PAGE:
I expect to see some pretty amazing technological developments over the coming decades, but I am certain that the teleportation of matter will not be one of them.
There are two particularly intriguing sci-fi notions that come up regularly in physics lectures as well as fantasy films, and they are time travel and teleportation. I am often asked which feat will be accomplished first by man. I believe that travelling instantaneously along the dimension of time is actually more feasible than doing so across a dimension of space.
Einstein’s special relativity shows that the universe allows matter to travel forward in time (although travelling backwards in time may not be permissible). All one must do to travel forward in time is move at a very high velocity, near the speed of light (300,000 km/s). Einstein showed that accelerating mass to such extreme velocities requires a tremendous amount of energy; so, it is difficult and costly, but not outside the realm of possibility.
Imagine for a moment that a high speed train were to circle the equator at near light speed on a fixed path. The clocks on the train would run slower, and the passengers would age slower than if they were sitting stationary on the Earth. Unfortunately, the centripetal acceleration of the circular motion would not allow the train to stay on this fixed course (it would fly out into orbit). Also, the frictional losses would be enormous. The only practical place to perform forward time travel is likely in outer space, where there are no effects of friction.
Travelling backwards in time requires faster than light travel (tachyon speeds), but light speed seems to be a firm boundary that no matter can exceed. In any case, if it were possible to travel backwards in time, we would expect to have met time travellers from the future at some point, and to my knowledge, we have not encountered any as of yet. Back to the Future is a phenomenal film, but it is sheer fantasy.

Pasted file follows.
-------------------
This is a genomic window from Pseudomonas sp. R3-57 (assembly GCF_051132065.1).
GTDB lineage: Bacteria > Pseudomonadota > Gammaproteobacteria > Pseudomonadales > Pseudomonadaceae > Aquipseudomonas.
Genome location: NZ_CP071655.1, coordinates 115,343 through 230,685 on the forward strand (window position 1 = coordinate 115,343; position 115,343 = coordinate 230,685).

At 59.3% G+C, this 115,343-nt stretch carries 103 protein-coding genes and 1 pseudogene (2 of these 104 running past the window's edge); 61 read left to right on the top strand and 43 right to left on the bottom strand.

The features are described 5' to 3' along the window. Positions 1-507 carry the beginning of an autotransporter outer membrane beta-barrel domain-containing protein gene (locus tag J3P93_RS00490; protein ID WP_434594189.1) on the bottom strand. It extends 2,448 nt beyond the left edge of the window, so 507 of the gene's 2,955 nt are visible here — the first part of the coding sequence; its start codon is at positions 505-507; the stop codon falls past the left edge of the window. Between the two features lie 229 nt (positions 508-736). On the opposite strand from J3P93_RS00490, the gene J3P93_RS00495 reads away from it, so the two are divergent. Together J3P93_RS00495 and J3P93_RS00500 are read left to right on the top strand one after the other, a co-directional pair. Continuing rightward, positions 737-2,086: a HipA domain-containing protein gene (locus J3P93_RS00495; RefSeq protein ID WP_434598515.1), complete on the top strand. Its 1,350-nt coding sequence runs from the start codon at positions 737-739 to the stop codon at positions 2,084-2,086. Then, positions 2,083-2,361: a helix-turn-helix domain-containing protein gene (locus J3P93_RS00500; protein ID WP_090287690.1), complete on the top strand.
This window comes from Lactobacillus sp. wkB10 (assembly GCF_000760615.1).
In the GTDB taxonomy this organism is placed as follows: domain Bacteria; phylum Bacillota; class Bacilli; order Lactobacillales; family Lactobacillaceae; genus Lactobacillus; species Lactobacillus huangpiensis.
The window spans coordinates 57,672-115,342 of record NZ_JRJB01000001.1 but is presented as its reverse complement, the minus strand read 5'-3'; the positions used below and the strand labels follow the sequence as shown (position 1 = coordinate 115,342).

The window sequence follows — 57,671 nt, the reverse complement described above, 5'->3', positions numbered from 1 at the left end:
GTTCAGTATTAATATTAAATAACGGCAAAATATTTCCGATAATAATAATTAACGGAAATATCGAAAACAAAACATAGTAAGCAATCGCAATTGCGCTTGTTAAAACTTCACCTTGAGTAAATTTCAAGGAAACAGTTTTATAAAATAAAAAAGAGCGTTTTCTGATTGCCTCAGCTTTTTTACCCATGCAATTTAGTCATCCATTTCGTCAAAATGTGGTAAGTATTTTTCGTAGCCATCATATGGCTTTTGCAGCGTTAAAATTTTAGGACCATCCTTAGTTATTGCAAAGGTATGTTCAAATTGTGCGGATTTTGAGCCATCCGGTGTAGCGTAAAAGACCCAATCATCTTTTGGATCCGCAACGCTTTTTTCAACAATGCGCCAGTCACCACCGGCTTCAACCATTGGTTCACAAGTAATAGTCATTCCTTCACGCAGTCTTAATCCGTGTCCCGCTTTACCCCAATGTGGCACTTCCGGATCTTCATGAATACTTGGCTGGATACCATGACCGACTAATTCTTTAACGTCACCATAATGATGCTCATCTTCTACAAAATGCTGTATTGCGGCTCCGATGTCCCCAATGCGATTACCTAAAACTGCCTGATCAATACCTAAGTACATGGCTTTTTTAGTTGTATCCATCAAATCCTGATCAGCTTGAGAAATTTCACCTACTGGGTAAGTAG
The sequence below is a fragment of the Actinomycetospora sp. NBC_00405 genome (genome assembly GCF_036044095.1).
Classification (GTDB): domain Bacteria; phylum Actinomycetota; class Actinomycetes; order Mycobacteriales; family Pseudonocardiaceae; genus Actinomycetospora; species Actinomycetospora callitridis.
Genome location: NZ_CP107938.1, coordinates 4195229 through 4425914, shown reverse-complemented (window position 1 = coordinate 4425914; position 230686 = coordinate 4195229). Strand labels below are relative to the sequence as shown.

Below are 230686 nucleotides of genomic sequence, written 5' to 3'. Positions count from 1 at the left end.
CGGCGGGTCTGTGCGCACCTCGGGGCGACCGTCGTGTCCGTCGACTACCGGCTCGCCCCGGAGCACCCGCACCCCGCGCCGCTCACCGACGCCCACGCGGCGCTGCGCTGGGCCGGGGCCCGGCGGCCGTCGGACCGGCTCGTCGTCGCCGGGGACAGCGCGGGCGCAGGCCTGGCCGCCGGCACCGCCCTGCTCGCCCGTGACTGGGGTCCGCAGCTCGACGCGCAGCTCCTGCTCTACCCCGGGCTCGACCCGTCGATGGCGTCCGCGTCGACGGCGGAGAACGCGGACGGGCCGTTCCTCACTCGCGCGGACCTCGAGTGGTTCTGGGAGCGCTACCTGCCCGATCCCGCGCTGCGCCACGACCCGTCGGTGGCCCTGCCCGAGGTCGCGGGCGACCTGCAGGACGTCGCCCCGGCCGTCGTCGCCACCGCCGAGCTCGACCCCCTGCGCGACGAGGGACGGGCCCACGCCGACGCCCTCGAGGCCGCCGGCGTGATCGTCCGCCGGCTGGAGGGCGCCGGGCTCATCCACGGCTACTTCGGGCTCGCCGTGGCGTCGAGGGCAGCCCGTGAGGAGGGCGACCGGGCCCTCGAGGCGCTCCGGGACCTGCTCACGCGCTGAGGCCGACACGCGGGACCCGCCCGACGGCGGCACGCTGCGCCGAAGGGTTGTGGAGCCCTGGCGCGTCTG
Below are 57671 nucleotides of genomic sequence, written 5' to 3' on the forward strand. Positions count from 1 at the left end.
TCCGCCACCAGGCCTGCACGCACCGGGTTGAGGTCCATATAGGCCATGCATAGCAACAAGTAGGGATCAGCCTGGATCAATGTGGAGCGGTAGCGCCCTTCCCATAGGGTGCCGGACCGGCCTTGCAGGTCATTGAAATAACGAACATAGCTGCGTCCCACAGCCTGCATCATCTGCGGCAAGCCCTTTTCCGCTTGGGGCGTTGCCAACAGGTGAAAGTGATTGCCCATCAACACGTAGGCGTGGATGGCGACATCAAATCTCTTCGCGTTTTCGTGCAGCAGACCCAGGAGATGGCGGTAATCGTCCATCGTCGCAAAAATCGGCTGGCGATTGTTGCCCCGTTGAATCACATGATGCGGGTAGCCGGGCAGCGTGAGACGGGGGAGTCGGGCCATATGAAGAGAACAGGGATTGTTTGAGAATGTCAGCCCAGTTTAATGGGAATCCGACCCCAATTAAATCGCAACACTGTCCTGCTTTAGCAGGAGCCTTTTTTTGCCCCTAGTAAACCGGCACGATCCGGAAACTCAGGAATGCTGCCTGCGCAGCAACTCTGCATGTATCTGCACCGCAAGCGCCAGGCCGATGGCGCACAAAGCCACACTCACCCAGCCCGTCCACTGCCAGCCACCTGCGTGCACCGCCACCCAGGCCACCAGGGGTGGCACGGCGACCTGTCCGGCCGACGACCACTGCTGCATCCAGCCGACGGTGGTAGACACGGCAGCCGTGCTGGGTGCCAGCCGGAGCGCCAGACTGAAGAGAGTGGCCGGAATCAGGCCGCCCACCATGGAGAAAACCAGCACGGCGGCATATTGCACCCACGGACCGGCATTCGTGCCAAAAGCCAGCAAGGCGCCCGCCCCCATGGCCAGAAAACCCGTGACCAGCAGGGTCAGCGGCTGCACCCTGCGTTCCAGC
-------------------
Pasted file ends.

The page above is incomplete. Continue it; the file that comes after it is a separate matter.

Teleportation would be a real game-changer for mankind. Transporting matter around the Earth (be it living or non-living) takes so much energy and time. While teleportation would likely require vast amounts of energy, the time of travel would reduce to zero – once you clear customs.
While there is a scientific basis for how time travel can occur, there is none for teleportation. The most realistic concept was depicted well in the 1986 re-make of The Fly.
In the film, a scientist builds two pods (one for departure, and another for arrival). However, the matter does not actually get transported from one pod to the other. The matter inside the first pod is chemically analyzed and then vaporized. Then, the information is sent to the second pod, which attempts to re-synthesize the same matter that was in the original pod. Teleportation infers instantaneous transport, while what occurs in the film is a two-step process: decomposition and creation.
The scientist had created a chemical photocopier, not a transporter. While the invention would be ground-breaking, no person would use it to get to work in the morning. Rather than being transported, they would be killed and then newly regenerated at work – not a good way to start the day. Oh, and be warned: if a housefly happens to join you in pod 1, you will die a horrible death over the coming weeks.
On one hand, it really is too bad that teleportation will not be realized in the foreseeable future. So much of life consists of moving stuff from one location to another. I have a flight to Vancouver in a couple of days, and it would be nice to bypass the experience, arrive at my destination, and know with certainty that my luggage would too.
On the other hand, transport can be a lot of fun. Imagine adolescence without road trips, or camping without canoeing. Often, getting there is the best part. Ralph Waldo Emerson had it right: “Life is a journey, not a destination”.